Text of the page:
Rema talks about her late husband, the politician TP Chandrasekharan
By Shevlin Sebastian
KK Rema was in Class 10 when she saw TP Chandrasekharan for the first time. He had come to their home in Naduvannur in Kozhikode district with Rema's elder sister Prema. Both of them were members of the Students Federation of India (SFI). A year later, in 1989, when Rema secured admission to the pre-degree course at the Guruvayurappan College in Kozhikode, she also joined the SFI. Politics ran in the family. Her father, K K Madhavan was a former area committee secretary of the Communist Party of India Marxist (CPM) as well as the president of the Naduvannur panchayat.
Rema and Chandrasekharan would meet each other at rallies and protests. By this time, Chandrasekharan had become a state committee member of the Democratic Youth Federation of India (DYFI).
“Initially, I was not attracted to Chandretten,” says Rema. “He seemed like a tough person. I never felt free when I was with him.”
But they became close when they met at a woman's camp in Kottayam organised by the DYFI. Sometime later, KP Chandran, (DYFI Zilla Committee member at Kozhikode), told Rema that Chandrasekharan wanted to marry her. Rema asked for some time. Later, the CPM party members spoke to Rema's parents. “They, along with my sisters, were happy about it,” says Rema. “But my relatives were apprehensive since Chandretten did not have a job.”
Anyway, the marriage took place at the Vadakara Town Hall on October 16, 1994. There was a significant age-difference between the couple. While Chadrasekharan was 33, Rema was 23.
It was a simple wedding: just an exchange of garlands. Thereafter, guests were given a piece of cake and a cup of tea. They did not have a chance to go for a honeymoon, because, on November 25, the Koothuparamba firing took place. Five DYFI activists died due to police firing because of their protest against former CPI(M) leader MV Raghavan. “So Chandretten had to go underground,” says Rema. “But much later he took me to Ooty and Kodaikanal.”
Asked about her husband's qualities, Rema says, “It was only after my marriage that I felt so free and happy. He gave me respect and freedom. I did not have to ask his permission to do anything. Chandretten was so caring.”
Six months after their marriage, Rema was alone at home, when she began to have severe stomach pains. It was late at night. Chandrasekharan had gone to another town, 10 kms away, for a function. There was no phone at home. So Rema went to the neighbour’s house and called him. Chandrasekahan said he would come immediately. But because it was so late, he could not get a vehicle. So he walked the entire distance so that he could be with Rema. “I have never forgotten that incident,” she says.
Whenever Chandrasekharan would be at home, he helped in the kitchen. “He could make tasty chicken, fish, squid and crab curries,” says Rema. “During Vishu and Onam, he would do all the cooking. Chandretten was also good at making milk payasam, which he would distribute to the children near our house.”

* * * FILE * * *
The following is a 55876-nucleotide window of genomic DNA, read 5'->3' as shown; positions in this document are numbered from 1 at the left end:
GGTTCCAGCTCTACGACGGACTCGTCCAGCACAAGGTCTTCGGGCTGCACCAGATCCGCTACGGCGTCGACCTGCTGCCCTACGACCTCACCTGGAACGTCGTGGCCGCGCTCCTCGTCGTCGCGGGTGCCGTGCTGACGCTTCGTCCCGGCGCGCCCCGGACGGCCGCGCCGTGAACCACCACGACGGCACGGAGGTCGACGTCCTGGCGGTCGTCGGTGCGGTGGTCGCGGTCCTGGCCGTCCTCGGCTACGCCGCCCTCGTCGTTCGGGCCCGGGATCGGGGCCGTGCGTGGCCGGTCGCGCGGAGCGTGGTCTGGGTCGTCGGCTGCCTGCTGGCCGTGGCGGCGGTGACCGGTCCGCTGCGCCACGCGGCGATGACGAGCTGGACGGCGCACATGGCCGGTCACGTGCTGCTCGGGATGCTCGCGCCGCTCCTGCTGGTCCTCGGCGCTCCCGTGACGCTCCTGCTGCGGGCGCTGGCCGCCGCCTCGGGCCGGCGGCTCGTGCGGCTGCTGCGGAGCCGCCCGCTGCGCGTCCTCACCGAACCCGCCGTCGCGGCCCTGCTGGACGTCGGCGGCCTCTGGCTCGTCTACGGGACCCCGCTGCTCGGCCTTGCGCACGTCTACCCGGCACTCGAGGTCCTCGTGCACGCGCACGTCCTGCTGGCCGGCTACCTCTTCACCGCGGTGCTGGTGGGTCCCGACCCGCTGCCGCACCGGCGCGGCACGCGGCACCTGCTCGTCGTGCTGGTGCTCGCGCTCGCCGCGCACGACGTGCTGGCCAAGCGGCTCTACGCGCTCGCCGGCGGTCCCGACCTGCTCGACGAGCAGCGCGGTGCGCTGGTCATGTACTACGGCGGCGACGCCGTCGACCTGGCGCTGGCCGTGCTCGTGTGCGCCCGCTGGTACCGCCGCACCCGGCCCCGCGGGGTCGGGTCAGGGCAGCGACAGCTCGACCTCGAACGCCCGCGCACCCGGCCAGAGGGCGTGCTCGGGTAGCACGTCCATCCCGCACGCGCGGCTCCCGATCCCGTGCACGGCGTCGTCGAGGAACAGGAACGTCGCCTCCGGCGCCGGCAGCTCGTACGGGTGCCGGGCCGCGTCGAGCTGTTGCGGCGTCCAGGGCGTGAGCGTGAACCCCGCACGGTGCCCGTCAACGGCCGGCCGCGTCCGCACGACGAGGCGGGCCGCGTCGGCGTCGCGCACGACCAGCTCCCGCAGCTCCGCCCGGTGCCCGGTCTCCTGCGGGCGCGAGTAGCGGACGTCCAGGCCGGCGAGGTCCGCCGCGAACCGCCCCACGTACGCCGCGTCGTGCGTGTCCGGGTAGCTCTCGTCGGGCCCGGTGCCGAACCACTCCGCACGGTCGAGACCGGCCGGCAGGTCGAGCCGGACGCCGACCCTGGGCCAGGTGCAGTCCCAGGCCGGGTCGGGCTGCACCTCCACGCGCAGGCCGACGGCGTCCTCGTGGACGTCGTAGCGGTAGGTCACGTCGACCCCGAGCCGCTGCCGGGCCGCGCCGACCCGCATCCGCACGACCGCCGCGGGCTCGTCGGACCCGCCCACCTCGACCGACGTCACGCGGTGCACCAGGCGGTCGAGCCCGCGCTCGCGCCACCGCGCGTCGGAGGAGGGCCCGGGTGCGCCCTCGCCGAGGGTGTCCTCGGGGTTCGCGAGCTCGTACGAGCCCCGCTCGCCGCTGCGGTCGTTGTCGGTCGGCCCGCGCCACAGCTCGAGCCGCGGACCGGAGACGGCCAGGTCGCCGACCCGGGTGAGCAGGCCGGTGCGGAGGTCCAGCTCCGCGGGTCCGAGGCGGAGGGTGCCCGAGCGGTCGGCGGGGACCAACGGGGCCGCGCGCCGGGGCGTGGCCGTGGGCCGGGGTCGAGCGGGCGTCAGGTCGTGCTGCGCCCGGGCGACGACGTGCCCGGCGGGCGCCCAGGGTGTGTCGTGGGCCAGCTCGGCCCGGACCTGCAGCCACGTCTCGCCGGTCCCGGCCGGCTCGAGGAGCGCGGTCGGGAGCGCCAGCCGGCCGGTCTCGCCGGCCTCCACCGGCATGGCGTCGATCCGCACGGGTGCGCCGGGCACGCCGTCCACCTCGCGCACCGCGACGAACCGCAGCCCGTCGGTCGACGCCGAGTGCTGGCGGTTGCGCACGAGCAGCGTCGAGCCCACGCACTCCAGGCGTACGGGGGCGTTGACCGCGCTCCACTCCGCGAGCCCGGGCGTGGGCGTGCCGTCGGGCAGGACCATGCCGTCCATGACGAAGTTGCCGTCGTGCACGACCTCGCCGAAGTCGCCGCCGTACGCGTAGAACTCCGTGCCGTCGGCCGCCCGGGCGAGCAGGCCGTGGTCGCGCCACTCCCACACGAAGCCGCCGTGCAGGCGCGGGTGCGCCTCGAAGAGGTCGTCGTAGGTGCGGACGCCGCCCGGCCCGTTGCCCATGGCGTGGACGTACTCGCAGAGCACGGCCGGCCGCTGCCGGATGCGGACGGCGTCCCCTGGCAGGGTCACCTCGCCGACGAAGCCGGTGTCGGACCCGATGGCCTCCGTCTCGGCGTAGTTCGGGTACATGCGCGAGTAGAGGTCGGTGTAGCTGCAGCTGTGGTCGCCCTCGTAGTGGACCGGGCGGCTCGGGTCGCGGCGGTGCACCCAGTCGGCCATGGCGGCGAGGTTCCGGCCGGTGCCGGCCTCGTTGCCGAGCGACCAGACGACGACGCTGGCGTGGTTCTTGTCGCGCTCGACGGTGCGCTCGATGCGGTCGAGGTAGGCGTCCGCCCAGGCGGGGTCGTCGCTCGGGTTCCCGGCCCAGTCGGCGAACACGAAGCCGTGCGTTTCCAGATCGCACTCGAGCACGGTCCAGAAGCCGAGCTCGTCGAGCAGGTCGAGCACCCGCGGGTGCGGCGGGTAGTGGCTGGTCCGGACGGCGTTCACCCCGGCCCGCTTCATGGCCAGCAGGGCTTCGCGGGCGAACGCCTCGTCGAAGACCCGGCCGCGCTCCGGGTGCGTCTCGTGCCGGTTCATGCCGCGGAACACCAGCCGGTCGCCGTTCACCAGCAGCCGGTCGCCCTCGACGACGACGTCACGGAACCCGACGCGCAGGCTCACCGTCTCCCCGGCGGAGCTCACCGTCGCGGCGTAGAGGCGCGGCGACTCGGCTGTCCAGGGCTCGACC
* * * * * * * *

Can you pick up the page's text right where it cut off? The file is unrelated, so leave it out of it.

Perhaps his only drawback was that he had a short temper. “He would get angry suddenly,” says Rema. “But we made up quickly.”
The couple's most thrilling moment occurred when their son, Nandu, was born on January 13, 1996. “Chandretten told me he wanted children as soon as we got married,” says Rema. “That was why he was so happy. I remember when I stepped out of the room at the Kozhikode Medical College, since there were many people present, he could not show his excitement. So, he pressed my hand very hard.”
The years began to go past. In 2009, Chandrasekharan decided to float his own political outfit, the Revolutionary Marxist Party (RMP), because he felt that the CPM had moved away from its ideology. But Rema was apprehensive. “I felt a certainty within me that the CPM would harm him,” says Rema. She expressed her worries to Chandrasekharan, but he was determined to go ahead. “Once he makes a decision he goes ahead, irrespective of the consequences,” says Rema. It seemed to be the right move, because, in 2010, the RMP won the panchayat elections in Onchiyam and neighbouring villages.
But it all came crashing down on May 4, 2012. At 7 p.m., Rema called Chandrasekharan, 52, who was at the place called Vallikad. “I spoke to him about getting the keys of a bank safety locker,” says Rema. “Chandretten then told me he would be late.”
At 11 p.m., Chandrasekharan's close friend Jaffer called and asked for the number of the motorbike. “Immediately I suspected that something was wrong,” says Rema. “I called Chandretten, but got an engaged tone. I called many times but could not get through. I felt that he was involved in an accident. I never imagined that he would be murdered. There were no fights with the CPM at that time. Everything was peaceful. So the murder came as a shock.”
The brutal killing shocked Kerala. Chandrasekharan had been accosted by a group of men, and had received more than 50 stab wounds. He died instantly. The verdict of the murder case will be pronounced on January 22. Today, Rema works at the Vadakara Co-operative Bank, while Nandu is a first-year mechanical engineering student at the TKM College of Engineering at Kollam.
(The New Indian Express, Kochi and Thiruvananthapuram)